Bangarra's Lore @ The Canberra TheatreShare Event on Facebook Share Event on Twitter Share Event on LinkedIn
The “lore” of Bangarra Dance Theatre is within the company’s shared cultures. Each of them, and those, who have contributed to this unique dance theatre brings a different dimension from the oral traditions of their individual myths and legends, traditions and culture. And as the company has grown in stature so too has their priceless body of work that through them brings us all closer together.
The current production called Lore, is two dances diametrically opposed in style and story; the light and dark or the yin and yang of the storylines complimentary and contrasting but maintaining that intensity of performance that the dancers always rise to on every occasion. In Canberra they are loved and admired, always a favourite on the dance calendar and in NAIDOC week the perfect showcase company of how talent is discovered, nurtured and given wings to excel under the kind of tutelage that is the epitome of excellence and at the heart of Bangarra.
Pre show forums are always an insight into the creative side of Bangarra’s dances and choreographing I.B.I.S. for dancers Deborah Brown and Waangenga Blanco brought together their ‘lore’ from Murray Island in the Torres Strait. They were quick to point out it has nothing to do with the bird of the same name, nor the hotels, but references the Islander Board Industry Services that are the trade stores of much of the Torres Strait. Most are the heart of the community and to create a dance of colour, fun, rhythms, and songs in the store was charming and delightful. When you’ve lived in the tropics the freezer section of the local store is a respite from the relentless heat and sweat, the I.B.I.S. girls exotic dance on the freezer doors enough to make you drop your frozen chook, but what happens at night with the frozen goods let loose is a magic figment of the collaborative imaginations of artistic director Stephen Page and the choreographers.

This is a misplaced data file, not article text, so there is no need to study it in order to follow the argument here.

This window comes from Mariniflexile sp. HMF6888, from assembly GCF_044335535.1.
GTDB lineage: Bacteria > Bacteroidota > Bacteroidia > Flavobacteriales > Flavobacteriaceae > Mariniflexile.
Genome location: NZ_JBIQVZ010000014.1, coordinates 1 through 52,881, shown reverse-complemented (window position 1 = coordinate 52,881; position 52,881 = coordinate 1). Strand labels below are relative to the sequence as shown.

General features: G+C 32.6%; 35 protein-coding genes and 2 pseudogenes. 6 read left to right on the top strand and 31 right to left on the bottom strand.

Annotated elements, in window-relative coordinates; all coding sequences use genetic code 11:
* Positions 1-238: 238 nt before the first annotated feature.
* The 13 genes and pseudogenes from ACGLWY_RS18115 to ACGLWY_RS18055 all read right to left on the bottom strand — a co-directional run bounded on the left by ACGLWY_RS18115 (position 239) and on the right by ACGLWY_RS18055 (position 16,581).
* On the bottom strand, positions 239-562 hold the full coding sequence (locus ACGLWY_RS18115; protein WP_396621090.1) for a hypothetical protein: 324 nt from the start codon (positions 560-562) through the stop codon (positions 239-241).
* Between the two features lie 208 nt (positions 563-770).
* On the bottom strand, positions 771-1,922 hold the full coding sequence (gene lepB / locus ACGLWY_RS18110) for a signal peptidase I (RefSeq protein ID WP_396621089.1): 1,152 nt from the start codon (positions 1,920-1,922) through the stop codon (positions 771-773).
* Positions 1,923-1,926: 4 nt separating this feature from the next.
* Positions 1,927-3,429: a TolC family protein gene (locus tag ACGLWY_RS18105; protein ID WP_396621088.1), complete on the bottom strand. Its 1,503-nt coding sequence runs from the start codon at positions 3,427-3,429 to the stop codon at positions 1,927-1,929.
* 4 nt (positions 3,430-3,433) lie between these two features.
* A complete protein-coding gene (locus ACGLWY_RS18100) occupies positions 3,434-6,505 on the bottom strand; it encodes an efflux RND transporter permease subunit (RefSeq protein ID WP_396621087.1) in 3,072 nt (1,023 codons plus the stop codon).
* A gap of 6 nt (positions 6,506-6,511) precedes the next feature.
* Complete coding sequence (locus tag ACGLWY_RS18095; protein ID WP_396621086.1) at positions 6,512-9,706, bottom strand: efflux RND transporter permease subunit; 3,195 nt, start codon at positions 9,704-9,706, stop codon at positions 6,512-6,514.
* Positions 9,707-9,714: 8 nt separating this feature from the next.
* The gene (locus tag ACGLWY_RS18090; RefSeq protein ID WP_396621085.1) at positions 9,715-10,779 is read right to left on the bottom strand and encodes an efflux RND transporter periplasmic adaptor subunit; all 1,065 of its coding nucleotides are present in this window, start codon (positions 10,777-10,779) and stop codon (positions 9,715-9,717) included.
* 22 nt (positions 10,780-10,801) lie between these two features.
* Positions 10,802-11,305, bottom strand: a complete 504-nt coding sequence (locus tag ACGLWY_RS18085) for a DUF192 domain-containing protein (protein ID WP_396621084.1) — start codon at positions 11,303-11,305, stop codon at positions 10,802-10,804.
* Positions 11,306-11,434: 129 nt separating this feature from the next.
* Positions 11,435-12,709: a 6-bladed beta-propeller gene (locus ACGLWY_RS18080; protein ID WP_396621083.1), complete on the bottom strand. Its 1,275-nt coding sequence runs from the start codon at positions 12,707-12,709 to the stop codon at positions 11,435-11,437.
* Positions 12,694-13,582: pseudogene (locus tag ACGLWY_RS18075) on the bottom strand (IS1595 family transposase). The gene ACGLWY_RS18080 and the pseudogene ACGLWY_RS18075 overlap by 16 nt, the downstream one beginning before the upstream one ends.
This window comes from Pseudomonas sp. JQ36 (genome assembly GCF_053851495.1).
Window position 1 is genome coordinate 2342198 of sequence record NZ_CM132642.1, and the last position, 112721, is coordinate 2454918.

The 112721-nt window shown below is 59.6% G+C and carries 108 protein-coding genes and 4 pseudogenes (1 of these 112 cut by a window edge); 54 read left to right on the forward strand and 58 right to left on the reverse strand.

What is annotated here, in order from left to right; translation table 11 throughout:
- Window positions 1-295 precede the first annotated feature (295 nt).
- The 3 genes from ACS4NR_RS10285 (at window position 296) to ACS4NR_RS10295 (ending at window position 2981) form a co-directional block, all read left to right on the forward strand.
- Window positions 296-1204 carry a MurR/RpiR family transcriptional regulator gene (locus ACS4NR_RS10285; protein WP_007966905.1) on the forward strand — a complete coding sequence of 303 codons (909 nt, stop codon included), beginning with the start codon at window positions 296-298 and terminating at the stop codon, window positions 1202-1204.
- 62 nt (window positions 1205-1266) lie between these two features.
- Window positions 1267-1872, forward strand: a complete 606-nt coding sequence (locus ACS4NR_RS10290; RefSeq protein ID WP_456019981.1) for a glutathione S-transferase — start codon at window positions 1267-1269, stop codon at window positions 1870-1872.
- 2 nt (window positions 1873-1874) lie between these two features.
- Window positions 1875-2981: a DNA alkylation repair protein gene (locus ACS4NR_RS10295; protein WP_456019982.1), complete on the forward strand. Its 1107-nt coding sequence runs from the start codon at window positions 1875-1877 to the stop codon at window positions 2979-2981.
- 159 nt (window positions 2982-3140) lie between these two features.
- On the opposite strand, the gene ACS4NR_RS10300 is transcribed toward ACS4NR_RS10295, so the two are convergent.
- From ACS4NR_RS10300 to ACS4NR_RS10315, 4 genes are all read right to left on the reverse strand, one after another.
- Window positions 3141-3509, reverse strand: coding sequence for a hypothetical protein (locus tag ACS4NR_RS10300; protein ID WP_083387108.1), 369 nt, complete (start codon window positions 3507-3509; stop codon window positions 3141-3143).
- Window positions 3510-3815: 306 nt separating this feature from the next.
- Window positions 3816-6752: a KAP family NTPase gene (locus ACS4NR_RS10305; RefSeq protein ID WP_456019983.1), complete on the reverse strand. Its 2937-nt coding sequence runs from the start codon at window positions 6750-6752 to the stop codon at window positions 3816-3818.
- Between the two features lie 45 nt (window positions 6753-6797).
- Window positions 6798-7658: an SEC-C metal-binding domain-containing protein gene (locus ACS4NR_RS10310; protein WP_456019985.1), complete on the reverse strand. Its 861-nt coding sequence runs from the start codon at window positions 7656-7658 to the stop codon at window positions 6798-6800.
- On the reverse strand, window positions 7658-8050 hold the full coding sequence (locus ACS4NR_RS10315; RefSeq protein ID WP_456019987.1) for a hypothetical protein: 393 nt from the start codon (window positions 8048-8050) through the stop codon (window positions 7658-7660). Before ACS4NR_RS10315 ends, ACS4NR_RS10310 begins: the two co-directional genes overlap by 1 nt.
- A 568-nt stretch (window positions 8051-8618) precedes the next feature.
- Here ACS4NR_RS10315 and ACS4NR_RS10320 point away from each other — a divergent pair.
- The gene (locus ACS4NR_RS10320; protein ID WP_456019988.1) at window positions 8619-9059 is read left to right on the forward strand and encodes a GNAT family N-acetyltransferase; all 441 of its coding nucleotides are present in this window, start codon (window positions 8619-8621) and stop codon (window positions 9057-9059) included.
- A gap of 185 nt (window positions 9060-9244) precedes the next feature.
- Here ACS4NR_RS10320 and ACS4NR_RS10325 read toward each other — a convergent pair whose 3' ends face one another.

Frances Rings wears her heart on her sleeve with her choreography. She brings the lore of her land, country and culture to the stage with an intensity that is palpable. And Sheoak, her latest creation is no less a story of connectivity and respect for the tree that we know as a casuarina. Sheoak takes us to the essence of the nurturing, growing and dying phases of the ‘grandmother’ of trees, juxtaposing the contemporary aspects of dance with the ancient lore of indigenous culture. Dancer Kaine Sultan-Babij described Frances Ring’s Terrain as “like dancing in honey”, this time it is perhaps more like dancing with the land.
Elma Kris, the much admired and respected elder of the Bangarra family, is pivotal to the telling of Sheoak, and as a Torres Strait Islander she shines in I.B.I.S. keeping that energetic bunch of dancers in check. She’s now 43, fit, fabulous and an inspiration to this mob. And what a great mob they are.